Someone using a mobile phone to take a photo Image: janitors @ Flickr https://www.flickr.com/photos/janitors/14368191486
Design, Presentations

Mobile diaries

This is a cross-posting of a post originally published on the IDX Backstage Blog.

It was prepared as a “leave behind” resource for participants at the 2014 Design for Social Innovation conference who attended the speed teaching session I hosted on mobile diaries.

In the spirit of Legible Practice I wanted to document in a bit more detail some of the aspects of what was discussed in those sessions. I hope this is a useful resource for participants and those who weren’t able to attend but are interested in the method. I’d be delighted to hear any feedback you might have…

Header image: janitors @ Flickr

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Design

The value of small prototypes

I was recently chatting with my friend Lopa about a variety of things social innovation-y, and the topic turned to prototyping.

One of the things that came up is that it can be easy to think that prototypes need to be a lot more than they actually need to be. That is, it can be just as valuable to prototype small pieces of the puzzle as you go, rather than thinking that you have to prototype an entire service, or complex parts of a web application etc.

As I was thinking about this on the train, I caught up on some episodes of Kevin Rose’s excellent Foundation series. In her interview, the founder of Smitten Ice Cream Robyn Sue Fisher talks about prototyping a number of times in the interview (especially in relation to her core product). But what interested me most was how she used a food cart to get her service up and running (at about 28 mins and 45 secs in):

I’ve benefited from this principle as I work through the Seasonal Saturday concept. It seems like quite a simple thing “a seasonal meal once a month”. While I’ve got a lot of thoughts about what we could do with the initiative, I felt it was important just to start doing it, as I knew things would pop up. So we bootstrapped a simple blog and invited a bunch of people to submit their recipes (one per month).

This prototype is a long way from what we’re aiming for, but prototyping early has already helped a lot in working out the logistics and some of the barriers and challenges participants might face. Like, what information do we need to include with a recipe? Are there specific attributes to recipes that we need to consider? What happens if I want to participate, but can’t do that recipe (i.e. I don’t have a slow cooker)? These may seem trivial, but as we are hoping to encourage/enable behaviour change, understanding (and addressing) these barriers where possible is important.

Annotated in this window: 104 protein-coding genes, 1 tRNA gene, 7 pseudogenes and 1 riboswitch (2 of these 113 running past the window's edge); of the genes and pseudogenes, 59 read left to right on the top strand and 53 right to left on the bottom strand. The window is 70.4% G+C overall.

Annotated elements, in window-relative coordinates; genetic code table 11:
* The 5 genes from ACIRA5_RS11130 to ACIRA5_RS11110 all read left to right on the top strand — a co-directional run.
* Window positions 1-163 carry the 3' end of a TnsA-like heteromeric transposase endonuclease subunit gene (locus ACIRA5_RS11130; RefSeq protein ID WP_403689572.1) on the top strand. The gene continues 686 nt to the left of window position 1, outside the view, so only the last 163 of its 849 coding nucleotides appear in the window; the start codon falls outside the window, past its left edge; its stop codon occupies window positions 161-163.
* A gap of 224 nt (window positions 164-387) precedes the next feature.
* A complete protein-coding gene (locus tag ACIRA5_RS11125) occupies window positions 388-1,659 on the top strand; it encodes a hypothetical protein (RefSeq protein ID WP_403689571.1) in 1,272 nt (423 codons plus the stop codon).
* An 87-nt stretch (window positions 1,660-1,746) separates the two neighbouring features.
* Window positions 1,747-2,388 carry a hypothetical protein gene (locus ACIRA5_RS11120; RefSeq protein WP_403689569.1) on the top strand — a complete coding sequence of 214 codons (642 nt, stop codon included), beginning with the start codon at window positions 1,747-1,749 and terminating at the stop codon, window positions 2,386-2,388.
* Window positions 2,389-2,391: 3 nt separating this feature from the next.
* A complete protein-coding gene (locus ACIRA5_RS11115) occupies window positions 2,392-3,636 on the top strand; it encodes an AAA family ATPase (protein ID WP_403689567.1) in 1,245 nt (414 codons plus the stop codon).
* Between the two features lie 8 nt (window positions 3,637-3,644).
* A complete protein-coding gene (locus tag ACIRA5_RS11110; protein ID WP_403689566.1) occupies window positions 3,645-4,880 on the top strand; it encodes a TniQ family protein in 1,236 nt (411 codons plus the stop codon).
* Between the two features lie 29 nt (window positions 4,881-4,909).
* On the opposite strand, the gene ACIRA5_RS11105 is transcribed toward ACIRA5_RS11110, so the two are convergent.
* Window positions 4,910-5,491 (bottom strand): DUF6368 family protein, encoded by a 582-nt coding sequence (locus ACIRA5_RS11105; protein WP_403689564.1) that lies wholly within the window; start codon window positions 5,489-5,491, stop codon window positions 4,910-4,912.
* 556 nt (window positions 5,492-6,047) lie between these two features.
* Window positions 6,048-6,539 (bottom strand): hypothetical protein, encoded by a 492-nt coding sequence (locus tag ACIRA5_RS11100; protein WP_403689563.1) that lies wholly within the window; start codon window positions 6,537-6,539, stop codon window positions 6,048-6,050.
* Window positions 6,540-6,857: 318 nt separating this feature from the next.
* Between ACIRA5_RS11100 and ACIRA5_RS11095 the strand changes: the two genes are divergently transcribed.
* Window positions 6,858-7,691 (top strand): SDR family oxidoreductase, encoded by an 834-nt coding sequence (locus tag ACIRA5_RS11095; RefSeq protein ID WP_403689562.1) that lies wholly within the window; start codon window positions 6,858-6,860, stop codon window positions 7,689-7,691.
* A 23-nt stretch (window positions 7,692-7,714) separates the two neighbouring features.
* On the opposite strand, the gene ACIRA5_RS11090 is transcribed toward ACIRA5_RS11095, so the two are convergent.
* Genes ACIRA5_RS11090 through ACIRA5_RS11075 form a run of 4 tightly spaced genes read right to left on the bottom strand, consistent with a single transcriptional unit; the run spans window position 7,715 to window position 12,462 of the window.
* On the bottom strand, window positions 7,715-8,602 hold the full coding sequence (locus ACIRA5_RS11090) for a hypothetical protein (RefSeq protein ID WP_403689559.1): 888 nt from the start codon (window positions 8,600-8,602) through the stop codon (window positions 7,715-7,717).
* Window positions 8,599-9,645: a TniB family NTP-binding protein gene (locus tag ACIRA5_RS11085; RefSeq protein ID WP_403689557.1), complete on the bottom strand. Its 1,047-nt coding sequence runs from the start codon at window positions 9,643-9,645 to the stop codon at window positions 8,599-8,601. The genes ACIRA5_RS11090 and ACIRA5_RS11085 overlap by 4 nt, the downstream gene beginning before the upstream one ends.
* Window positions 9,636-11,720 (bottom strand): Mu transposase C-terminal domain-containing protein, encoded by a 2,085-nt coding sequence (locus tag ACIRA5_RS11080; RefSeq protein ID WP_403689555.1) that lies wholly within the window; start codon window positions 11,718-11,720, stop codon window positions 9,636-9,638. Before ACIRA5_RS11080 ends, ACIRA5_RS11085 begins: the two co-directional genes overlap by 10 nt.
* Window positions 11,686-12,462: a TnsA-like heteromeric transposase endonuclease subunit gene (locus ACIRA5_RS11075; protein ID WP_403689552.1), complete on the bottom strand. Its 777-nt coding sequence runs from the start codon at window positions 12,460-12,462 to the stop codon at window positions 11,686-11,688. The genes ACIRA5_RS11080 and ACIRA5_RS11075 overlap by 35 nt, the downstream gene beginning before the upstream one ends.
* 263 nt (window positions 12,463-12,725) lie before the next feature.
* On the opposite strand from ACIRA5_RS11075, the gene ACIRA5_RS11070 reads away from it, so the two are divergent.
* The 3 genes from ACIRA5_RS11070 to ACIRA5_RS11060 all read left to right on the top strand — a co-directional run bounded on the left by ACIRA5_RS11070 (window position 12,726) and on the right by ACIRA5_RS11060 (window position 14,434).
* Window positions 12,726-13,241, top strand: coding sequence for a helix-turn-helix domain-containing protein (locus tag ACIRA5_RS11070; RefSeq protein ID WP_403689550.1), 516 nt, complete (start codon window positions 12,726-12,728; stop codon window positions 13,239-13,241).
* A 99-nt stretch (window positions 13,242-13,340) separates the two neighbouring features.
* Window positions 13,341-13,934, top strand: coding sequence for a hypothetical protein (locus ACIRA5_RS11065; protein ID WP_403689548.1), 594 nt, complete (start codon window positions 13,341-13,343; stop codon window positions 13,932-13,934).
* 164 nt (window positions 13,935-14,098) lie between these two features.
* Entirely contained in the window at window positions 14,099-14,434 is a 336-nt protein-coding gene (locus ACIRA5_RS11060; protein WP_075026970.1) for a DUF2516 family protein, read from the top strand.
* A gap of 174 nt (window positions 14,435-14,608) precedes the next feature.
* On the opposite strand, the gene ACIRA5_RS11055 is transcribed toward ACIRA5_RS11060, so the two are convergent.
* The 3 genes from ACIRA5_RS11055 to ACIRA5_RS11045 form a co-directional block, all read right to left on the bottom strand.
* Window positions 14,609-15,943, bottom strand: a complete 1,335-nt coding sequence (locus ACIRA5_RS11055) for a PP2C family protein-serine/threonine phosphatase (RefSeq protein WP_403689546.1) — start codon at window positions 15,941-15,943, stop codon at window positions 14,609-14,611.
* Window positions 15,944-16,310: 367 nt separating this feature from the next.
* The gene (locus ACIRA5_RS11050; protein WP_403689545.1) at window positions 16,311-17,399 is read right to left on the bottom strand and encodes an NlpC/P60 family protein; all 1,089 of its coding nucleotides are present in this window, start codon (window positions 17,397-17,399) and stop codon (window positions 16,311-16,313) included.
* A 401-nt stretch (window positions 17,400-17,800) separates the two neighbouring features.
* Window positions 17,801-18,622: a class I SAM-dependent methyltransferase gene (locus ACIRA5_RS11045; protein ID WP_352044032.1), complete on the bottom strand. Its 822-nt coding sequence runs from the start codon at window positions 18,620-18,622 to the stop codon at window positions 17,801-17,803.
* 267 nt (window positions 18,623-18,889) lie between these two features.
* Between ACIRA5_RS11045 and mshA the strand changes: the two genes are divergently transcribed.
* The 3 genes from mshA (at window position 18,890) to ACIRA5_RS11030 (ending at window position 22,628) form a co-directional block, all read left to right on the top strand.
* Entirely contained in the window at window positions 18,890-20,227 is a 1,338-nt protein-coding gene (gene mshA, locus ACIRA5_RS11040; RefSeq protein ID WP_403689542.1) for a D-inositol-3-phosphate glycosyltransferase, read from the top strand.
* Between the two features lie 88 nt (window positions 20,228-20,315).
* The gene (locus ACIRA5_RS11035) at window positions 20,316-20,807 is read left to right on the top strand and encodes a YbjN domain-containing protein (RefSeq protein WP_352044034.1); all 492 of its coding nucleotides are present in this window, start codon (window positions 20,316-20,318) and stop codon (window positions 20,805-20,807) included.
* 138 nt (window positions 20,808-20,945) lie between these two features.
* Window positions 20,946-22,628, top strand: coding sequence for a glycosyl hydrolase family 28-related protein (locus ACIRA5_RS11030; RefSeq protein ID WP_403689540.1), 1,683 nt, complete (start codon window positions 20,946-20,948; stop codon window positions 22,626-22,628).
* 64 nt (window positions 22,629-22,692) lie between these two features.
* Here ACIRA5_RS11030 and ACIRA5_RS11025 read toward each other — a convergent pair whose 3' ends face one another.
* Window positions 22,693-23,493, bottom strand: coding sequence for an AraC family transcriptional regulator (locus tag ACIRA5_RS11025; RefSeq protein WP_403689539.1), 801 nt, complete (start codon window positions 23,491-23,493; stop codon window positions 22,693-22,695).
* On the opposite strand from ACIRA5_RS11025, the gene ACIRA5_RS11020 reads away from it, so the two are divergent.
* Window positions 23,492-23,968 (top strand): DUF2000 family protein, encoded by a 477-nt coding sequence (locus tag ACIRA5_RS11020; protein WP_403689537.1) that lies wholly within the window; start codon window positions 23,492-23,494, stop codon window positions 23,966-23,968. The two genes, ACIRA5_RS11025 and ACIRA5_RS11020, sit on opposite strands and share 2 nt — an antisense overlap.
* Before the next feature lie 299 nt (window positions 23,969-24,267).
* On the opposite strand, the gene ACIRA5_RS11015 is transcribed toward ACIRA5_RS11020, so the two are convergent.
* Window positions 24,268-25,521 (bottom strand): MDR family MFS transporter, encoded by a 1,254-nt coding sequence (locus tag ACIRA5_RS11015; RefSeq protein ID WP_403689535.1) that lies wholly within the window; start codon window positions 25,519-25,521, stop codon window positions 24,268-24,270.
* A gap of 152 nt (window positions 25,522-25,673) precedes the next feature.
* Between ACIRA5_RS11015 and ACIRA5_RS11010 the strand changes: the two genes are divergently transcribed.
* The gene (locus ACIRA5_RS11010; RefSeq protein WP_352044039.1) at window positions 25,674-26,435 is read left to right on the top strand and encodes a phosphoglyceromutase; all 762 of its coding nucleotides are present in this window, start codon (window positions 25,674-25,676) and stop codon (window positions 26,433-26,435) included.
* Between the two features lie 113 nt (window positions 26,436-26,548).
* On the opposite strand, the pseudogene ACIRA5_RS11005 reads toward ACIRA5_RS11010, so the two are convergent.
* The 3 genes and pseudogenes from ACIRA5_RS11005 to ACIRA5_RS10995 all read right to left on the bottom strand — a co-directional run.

As a tutor in the Design Research Training unit at UWS I also saw the power of prototyping first hand. Students often came up with grand ideas and some couldn’t see, at first, how they could prototype it because they were jumping ahead to their bigger vision. Others were able to break their project down into smaller parts which they then prototyped. These students tended to do better overall with their projects, and all of them learnt a lot from this process.

It’s important, of course, to recognise the limitations and changed context of a smaller prototype. But following the lean/agile approach of prototyping early and often is a great way to help ensure that a project has the greatest chance of success.

Business 2.0, Government 2.0, Presentations, Social media & networking, Sustainability

Web Directions South 2010 – presentation and notes

Thanks to everyone who came to see the presentation at Web Directions South yesterday, and sorry we weren’t able to have a bit more discussion at the end of the session — some great questions and ideas came up that I would have liked to explore further.  I’ve posted the presentation to Slideshare:

Or you can download a PDF of the presentation, along with notes (PDF 14.4 MB), including pointers to the various sites and articles I mentioned in the presentation.

Business 2.0, Government 2.0, Presentations, Social media & networking, Sustainability, Work

Web Directions South: Creating platforms for social innovation

I’m very excited to be joining an inspiring line-up at Web Directions South in a few weeks’ time, presenting on the topic of Creating platforms for social innovation: